Entourage Review

(2.5 STARS)

There’s a moment deep into the Entourage movie when the guys are chastising their boy Vinny Chase (Adrian Grenier) for sleeping with Emily Ratajkowski (playing herself) moments after the financier of Vince’s directorial debut leaves her house. Vince begs his closest friends for some understanding, asking them to remember who they are. Yeah. They agree unanimously that they would have fucked her (their words), too.

In that moment, Entourage creator and this film’s writer and director Doug Ellin comes as close as he ever has and ever will to admitting these guys are unredeemable shitheads. After eight seasons of sometimes funny, sometimes grating, and sometimes unacceptable debauchery, Ellin mostly disposes of the heroic pretense that made the television series grow tiresome so quickly. It’s one thing to make a show about characters and write material based on what we know about them. It’s another thing to make those characters and the jokes about them reprehensible and then ask your audience to become emotionally invested in their ups and downs.

But right off the bat, the film gives a big fat middle finger to the show. Over the course of a maybe seven-minute-long pre-credits sequence, it more or less laughs off the idea of continuity. Vince’s (Adrian Grenier) marriage is off. So is Ari’s (Jeremy Piven) retirement. Sloan (Emmanuelle Chriqui) is still pregnant, but she and E (Kevin Connolly) are finished. There’s a boat party off the coast of Ibiza that resets the board and introduces us to the idea of Vince the Director. Begin opening titles.

The project in question is Hyde, a big-budget, futuristic retelling of Dr. Jekyll and Mr. Hyde, and eight months after Vince makes Ari the proposition, the film is making everyone involved nervous. Vince is afraid to show his working cut to anyone but his three closest friends. He needs more money, but that means sending Ari to Texas to plead with billionaire Larsen McCredle (Billy Bob Thornton), his studio’s bankroll. Larsen is starting to feel nervous about his investment and tells Ari he’s cut off until Travis (Haley Joel Osment), Larsen’s idiot son, can see the thing and report back to his dad.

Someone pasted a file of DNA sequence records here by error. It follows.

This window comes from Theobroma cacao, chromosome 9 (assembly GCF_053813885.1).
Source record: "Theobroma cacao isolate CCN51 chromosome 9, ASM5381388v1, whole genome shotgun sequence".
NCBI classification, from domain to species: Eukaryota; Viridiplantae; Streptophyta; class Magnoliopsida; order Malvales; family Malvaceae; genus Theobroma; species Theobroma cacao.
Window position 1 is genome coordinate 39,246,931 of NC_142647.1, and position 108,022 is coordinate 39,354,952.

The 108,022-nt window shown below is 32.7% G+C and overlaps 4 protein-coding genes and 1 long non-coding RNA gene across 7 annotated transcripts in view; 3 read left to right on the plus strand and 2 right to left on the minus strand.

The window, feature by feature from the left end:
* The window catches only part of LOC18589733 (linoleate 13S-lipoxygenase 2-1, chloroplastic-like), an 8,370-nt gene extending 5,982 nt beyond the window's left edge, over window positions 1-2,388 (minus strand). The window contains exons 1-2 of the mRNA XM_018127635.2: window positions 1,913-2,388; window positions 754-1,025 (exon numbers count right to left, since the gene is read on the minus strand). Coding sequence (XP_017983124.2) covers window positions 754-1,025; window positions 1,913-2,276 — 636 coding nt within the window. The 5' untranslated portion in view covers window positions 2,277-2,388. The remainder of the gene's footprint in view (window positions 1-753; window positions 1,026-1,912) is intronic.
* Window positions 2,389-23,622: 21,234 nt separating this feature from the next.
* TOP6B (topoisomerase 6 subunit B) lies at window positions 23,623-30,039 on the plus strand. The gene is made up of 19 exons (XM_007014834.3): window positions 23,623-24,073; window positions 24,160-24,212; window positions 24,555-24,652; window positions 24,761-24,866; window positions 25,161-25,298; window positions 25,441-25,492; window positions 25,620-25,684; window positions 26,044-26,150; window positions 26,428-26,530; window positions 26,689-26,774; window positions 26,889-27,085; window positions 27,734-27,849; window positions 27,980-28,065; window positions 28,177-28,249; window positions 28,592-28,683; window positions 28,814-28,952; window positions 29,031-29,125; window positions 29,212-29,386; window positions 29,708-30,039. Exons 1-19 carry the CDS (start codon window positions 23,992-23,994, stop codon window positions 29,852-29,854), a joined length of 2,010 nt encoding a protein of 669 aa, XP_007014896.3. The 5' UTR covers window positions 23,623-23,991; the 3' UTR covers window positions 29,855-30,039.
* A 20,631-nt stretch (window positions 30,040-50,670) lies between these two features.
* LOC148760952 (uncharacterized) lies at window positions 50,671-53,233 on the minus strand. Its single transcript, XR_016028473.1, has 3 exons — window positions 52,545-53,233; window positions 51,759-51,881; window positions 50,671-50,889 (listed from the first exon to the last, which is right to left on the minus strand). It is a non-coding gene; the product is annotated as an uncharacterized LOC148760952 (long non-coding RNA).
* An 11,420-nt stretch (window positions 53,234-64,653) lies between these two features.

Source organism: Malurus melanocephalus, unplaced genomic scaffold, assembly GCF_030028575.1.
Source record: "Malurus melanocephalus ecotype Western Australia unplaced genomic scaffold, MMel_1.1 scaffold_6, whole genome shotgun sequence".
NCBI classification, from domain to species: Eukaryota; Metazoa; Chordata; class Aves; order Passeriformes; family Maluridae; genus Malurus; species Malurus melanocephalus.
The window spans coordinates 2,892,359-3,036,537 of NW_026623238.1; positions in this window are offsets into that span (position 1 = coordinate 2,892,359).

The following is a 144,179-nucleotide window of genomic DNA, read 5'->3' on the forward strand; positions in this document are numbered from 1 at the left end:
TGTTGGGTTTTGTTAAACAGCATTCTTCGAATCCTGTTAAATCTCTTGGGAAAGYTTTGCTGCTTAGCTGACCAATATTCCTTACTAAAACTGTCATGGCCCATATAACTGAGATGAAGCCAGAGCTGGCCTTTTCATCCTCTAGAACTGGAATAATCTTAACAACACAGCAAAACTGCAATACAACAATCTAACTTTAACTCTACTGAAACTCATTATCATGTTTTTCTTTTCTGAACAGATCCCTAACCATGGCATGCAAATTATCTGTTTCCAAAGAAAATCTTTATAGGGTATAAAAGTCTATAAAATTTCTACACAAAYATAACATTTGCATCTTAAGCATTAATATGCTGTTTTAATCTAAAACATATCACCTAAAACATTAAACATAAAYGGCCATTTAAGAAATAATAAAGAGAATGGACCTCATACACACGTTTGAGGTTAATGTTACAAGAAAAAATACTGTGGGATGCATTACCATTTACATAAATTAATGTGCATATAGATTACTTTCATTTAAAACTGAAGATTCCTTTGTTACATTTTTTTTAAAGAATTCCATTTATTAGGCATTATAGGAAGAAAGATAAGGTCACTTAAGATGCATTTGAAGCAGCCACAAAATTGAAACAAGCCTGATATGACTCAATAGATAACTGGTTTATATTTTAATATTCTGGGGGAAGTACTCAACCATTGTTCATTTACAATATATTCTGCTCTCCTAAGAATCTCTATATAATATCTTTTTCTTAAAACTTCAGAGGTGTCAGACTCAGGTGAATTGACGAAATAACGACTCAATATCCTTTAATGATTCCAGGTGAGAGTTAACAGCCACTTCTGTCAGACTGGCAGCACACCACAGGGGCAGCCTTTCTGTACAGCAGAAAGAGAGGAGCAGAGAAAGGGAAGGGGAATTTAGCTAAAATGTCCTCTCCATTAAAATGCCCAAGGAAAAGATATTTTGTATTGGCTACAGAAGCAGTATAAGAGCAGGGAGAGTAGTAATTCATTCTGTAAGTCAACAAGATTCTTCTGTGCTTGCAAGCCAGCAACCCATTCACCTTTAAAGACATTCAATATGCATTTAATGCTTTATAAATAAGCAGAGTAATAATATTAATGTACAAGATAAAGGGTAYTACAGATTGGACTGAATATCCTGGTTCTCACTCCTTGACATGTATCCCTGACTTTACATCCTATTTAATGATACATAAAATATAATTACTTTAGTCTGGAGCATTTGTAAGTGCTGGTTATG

It turns out the film is fantastic, but Travis doesn’t agree. He insists that Vince cuts out the four scenes featuring Johnny (Kevin Dillon), Vince’s brother, but they’re absolutely crucial to the film, and for once, Drama is actually great. A tug-of-war ensues that threatens the careers of everyone involved. All the while, E sleeps with some women while maybe trying to kind of reconcile with Sloan, and a rich and skinny Turtle (Jerry Ferrara) tries to woo MMA fighter Ronda Rousey (playing herself).

More than most other recent small-screen-to-big-screen adaptations—21 Jump Street, Get Smart, even Sex and the CityEntourage suffers from a lack of dramatic momentum. It’s like an entire season of television but without the peaks and valleys that would naturally occur when one episode ends and the next begins. Even the film’s climax is perilously muted. It’s a film that starts out with a lot of fun, crazy energy before flaming out because, I think, Ellin doesn’t know what to do with these people and worse, how he wants us to feel about these people. Ironically, it’s not unlike the show in that respect, despite how hard Ellin tries to blow that connection up early on.

And again like the show, the actors are simply terrible. Jeremy Piven, unsurprisingly, is the lone source of truly inspired and insane levity, whereas Adrian Grenier, Kevin Connolly, and Jerry Ferrara sleepwalk their respective ways through the film. Kevin Dillon takes it on the chin as Johnny, but what else is new there. The only other noteworthy performers come in the form of dozens of cameos. Mark Wahlberg is great. Jessica Alba not so much. It’s as mixed a bag as you’d expect.

All that said, the film made me laugh more often than I will probably admit years from now. (Somebody bookmark this page and send it to me when I inevitably bash the Entourage movie around the time of its extra-crummy sequel.) Other than Ari’s usual antics, Haley Joel Osment’s Travis is probably the source of the strongest material. A grade-A punk with enough money to buy the backbone his father so wished God bestowed upon him, he throws Ari’s carefully constructed world into utter chaos over a woman, and Osment is so game that it’s hard not to appreciate it all despite it being both cliched and simplistic.

The same goes for Drama’s shenanigans and a whole host of throwaway lines and cameos. It’s what this film has to do to work—nee exist—and so you don’t want to reward it too much, but if you’re seeing the film, you want it to deliver on that level to a certain extent. And it does—to a certain extent. I wish Ellin went further. I wish some of Entourage surprised me. I wish some of it went back to the first and second seasons’ more satirical roots. But hey, this isn’t Scorsese—it’s not even Hyde. And in that respect, managed expectations ought to help foster satisfaction.

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